What I have been so diligently working on these last few months. This is one of my favorite pages: Penelope in her ship, arriving at the abandoned island of Thybos, though there is food left out on tables and the market is full of goods and wares, but not even the breath of a single human being. Perhaps this island has a curse, methinks? ^_~ What I have been so diligently working on these last few months. This is one of my favorite pages: Penelope in her ship, arriving at the abandoned island of Thybos, though there is food left out on tables and the market is full of goods and wares, but not even the breath of a single human being. Perhaps this island has a curse, methinks? ^_~ What I have been so diligently working on these last few months. This is one of my favorite pages: Penelope in her ship, arriving at the abandoned island of Thybos, though there is food left out on tables and the market is full of goods and wares, but not even the breath of a single human being. Perhaps this island has a curse, methinks? ^_~ What I have been so diligently working on these last few months. This is one of my favorite pages: Penelope in her ship, arriving at the abandoned island of Thybos, though there is food left out on tables and the market is full of goods and wares, but not even the breath of a single human being. Perhaps this island has a curse, methinks? ^_~

What I have been so diligently working on these last few months. This is one of my favorite pages: Penelope in her ship, arriving at the abandoned island of Thybos, though there is food left out on tables and the market is full of goods and wares, but not even the breath of a single human being. Perhaps this island has a curse, methinks? ^_~

Studies and fleshing out a page for Penelope Pink. I was envisioning Mediterranean islands and little South of France and Italian villages when designing the streets of this imaginary island city of Thybos. The finishing touches are always the little arabesques and Moorish architectural flourishes that complete it. :) Studies and fleshing out a page for Penelope Pink. I was envisioning Mediterranean islands and little South of France and Italian villages when designing the streets of this imaginary island city of Thybos. The finishing touches are always the little arabesques and Moorish architectural flourishes that complete it. :)

Studies and fleshing out a page for Penelope Pink. I was envisioning Mediterranean islands and little South of France and Italian villages when designing the streets of this imaginary island city of Thybos. The finishing touches are always the little arabesques and Moorish architectural flourishes that complete it. :)

Pretty art. Her name is Penelope, and she sails the seas of children’s dreams. Now I’m just waiting for this to arrive today so that I can finally start to color: 27” Yamakasi DS270 SE IPS LED DVI-D display. It’s a Korean manufacturer who makes high-end monitors for a stupid good price, partly because it doesn’t have all the bells and whistles of most American name-brand monitors (speakers/ports/controls/etc) but that doesn’t mean it isn’t perfectly good, especially since it’s a 1.07 Billion color monitor which I have been wishing upon a rainbow for ever and ever and ever. But most billion color monitors cost the same as the pot of gold at the end of the bright and fancy rainbow. Originally, I ordered a slightly older model, and it went out of stock EXACTLY the same day I ordered it, but lo-and-behold, I received an extremely polite email from Yamakasi saying it was out of stock and I could either have my money refunded immediately (seriously? No thirty-day wait?) or select a new model for 10% off. They recommended a new model based off the specs I required in the first, set me up, it was even on sale (yeay!) and refunded the difference for the 10% off in less than an hour. Having had far too many problems with customer service with name-brand companies in the US, and then reading all the monitor reviews from people terrified of buying anything overseas, it still makes me pause. So hopefully there’ll be a nice little package waiting for me when I get home, and I’ll hook up and boot up this baby and start the 10-bit color pressure on my PC! I’ll post a full review later because I know a few people who are always happy for quality supplies on a budget, and every artist needs a good monitor.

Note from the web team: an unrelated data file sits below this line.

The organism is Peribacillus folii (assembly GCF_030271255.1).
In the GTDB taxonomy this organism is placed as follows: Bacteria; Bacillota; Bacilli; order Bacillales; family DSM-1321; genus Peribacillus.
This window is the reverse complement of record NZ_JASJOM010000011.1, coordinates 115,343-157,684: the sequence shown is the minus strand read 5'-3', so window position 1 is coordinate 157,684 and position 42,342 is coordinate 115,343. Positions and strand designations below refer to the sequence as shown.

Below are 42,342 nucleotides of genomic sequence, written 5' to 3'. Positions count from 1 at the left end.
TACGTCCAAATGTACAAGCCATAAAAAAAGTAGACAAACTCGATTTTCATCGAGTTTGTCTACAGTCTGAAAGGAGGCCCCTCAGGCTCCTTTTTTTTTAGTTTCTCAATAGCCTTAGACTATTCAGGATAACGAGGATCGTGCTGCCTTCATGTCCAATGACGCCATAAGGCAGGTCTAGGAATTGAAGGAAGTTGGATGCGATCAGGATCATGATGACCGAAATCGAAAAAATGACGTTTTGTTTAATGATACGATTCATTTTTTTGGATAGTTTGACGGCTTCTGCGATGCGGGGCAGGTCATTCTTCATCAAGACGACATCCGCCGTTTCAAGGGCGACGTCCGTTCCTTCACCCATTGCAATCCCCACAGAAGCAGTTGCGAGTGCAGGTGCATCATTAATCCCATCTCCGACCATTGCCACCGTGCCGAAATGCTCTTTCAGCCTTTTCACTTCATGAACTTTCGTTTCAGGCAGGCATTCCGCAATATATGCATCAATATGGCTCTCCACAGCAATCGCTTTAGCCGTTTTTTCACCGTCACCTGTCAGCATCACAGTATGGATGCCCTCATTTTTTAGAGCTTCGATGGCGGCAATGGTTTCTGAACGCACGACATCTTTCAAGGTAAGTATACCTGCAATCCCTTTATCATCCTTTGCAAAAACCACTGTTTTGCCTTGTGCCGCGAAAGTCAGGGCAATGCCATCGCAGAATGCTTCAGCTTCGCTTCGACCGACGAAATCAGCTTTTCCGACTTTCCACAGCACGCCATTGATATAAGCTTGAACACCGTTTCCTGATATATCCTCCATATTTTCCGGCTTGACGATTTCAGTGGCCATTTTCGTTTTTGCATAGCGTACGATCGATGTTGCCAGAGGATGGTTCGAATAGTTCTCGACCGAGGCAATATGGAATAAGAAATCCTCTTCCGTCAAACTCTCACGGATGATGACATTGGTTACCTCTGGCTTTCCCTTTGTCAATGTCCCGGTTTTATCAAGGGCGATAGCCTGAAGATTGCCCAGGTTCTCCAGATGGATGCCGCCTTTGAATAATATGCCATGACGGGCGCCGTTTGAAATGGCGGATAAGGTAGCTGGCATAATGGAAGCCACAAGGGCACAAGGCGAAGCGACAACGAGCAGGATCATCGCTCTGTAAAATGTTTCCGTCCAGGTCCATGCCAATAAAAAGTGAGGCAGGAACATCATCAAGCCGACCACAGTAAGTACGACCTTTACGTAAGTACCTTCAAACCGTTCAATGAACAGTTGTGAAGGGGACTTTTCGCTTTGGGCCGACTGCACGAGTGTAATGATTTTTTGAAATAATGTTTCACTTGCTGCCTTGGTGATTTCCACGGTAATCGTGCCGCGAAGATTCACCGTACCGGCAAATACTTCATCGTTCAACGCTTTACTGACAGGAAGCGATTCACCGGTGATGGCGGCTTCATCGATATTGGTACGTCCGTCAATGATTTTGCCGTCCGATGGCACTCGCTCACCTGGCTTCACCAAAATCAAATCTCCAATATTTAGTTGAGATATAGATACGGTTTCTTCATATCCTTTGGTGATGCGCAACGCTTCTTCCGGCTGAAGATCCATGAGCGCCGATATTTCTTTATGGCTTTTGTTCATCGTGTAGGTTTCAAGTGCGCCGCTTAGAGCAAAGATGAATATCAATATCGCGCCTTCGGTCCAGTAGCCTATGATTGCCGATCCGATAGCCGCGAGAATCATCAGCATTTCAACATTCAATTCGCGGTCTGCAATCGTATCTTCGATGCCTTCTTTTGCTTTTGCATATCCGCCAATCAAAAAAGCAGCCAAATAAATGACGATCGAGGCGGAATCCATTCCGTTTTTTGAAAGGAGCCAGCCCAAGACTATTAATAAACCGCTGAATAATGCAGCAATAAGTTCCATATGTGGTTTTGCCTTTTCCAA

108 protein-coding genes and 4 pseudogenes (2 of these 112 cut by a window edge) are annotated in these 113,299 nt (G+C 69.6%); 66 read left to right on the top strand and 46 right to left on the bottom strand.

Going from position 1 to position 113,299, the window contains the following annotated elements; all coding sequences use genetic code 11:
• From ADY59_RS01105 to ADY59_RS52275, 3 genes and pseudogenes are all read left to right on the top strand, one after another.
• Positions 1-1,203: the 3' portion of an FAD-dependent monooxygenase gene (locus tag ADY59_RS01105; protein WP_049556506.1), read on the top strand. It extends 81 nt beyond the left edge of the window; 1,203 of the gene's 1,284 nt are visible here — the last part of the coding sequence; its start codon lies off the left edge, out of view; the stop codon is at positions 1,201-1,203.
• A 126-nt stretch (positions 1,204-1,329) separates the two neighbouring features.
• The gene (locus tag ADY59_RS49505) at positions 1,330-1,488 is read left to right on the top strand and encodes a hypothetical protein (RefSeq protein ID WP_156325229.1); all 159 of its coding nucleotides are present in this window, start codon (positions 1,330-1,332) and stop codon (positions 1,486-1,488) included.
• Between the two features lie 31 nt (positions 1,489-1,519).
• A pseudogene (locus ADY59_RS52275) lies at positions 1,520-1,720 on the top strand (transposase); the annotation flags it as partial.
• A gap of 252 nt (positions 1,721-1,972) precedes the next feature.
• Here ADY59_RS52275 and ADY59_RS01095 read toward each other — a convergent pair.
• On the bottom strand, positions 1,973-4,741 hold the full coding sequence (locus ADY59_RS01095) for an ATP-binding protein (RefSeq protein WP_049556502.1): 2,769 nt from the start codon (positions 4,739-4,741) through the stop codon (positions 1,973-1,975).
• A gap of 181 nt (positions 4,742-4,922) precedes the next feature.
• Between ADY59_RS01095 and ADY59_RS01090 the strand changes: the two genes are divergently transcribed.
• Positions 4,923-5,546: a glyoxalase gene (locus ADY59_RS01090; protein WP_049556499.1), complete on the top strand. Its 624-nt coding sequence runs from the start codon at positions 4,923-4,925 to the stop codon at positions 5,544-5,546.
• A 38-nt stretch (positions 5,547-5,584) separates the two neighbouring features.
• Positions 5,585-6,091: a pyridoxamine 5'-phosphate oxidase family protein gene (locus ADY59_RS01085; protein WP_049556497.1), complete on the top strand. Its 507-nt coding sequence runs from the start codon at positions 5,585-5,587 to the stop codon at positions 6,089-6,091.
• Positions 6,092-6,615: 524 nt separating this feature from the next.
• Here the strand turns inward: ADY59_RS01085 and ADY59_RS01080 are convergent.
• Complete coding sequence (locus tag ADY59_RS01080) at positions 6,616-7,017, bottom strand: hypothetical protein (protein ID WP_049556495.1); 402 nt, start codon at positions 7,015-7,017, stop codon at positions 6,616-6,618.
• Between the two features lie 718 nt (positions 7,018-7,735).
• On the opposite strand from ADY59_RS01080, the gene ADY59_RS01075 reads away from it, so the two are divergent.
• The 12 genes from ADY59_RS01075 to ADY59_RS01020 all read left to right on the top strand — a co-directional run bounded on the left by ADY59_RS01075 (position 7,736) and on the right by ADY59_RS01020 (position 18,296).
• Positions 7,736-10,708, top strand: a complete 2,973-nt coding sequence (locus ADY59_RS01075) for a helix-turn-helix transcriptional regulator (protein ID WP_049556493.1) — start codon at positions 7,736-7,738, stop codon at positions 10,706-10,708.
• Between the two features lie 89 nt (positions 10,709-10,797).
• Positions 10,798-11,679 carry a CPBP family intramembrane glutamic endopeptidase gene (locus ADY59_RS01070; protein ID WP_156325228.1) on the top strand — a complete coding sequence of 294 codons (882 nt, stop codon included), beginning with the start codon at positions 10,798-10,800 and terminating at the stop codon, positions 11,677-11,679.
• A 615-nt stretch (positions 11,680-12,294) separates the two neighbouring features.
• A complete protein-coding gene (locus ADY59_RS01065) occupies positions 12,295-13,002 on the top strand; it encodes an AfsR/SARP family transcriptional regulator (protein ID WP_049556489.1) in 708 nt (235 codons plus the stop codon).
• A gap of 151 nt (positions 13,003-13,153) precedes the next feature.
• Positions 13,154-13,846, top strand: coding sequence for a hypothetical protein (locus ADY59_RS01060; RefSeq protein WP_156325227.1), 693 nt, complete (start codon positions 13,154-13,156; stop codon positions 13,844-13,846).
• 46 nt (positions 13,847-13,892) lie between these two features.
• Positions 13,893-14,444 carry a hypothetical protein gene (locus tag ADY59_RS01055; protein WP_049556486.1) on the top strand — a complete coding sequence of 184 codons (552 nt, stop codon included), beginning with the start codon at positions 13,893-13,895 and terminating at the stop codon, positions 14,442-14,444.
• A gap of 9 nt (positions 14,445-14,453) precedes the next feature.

Up next, testing out the latest Corel Painter. I haven’t painted anything in errr … a while. 

And to those who say artists don’t NEED a billion color monitor because you can’t PRINT all those colors, I say there are more methods to printing than CMYK, and even in CMYK, some methods are better than others. Hi-fi printing for the win, baby!

OMG ROPE. Easy to draw but TEDIOUS. If you can make an ‘s’, you can draw rope… over and over and over and over again. -_-;

Making progress!! ♥♥ I have several clients to pitch to this week, so squeezing in as much work on this as I can before it gets crazy!

Hi Rivkah,

I just want to tell you my appreciation that you are still active in your art and comic making. You came into my mind today as I was thinking of getting back into comic book making and how much i loved reading your blog and looking at your sketches. Ever since the first few posts :)

Your art always blew me away and encouraged me to do my own, as a woman and fellow american attempting to making it into the manga world. Your level of detail and emotion is beyond that of any OEL manga creator and I loved reading Steady Beat over and over. The words or the artwork always kept me coming back for more. I’ve seen so many wonderful artists stop what they do and never pick it up again, and today it was hitting me a bit hard. Then I remembered you and was so happy to see you still active online :)

I look forward to reading more posts and purchasing what future books you release. I’ll always be a fan of the woman who was (and always will be) one of my major role models as I thought about starting out into the art world.

Thanks for being awesome :)
-Emily Paige

 ———

Dear Miss Emily Paige,

I, too, feel that pang in my gut every time a talented artist lies down her pen and turns to a safer, more secure routine. I love girls’ comics. It’s why I write them, because I wish to see more of them, and every one of us that lay down our pens and retire is at least one less book I’ll ever get to read.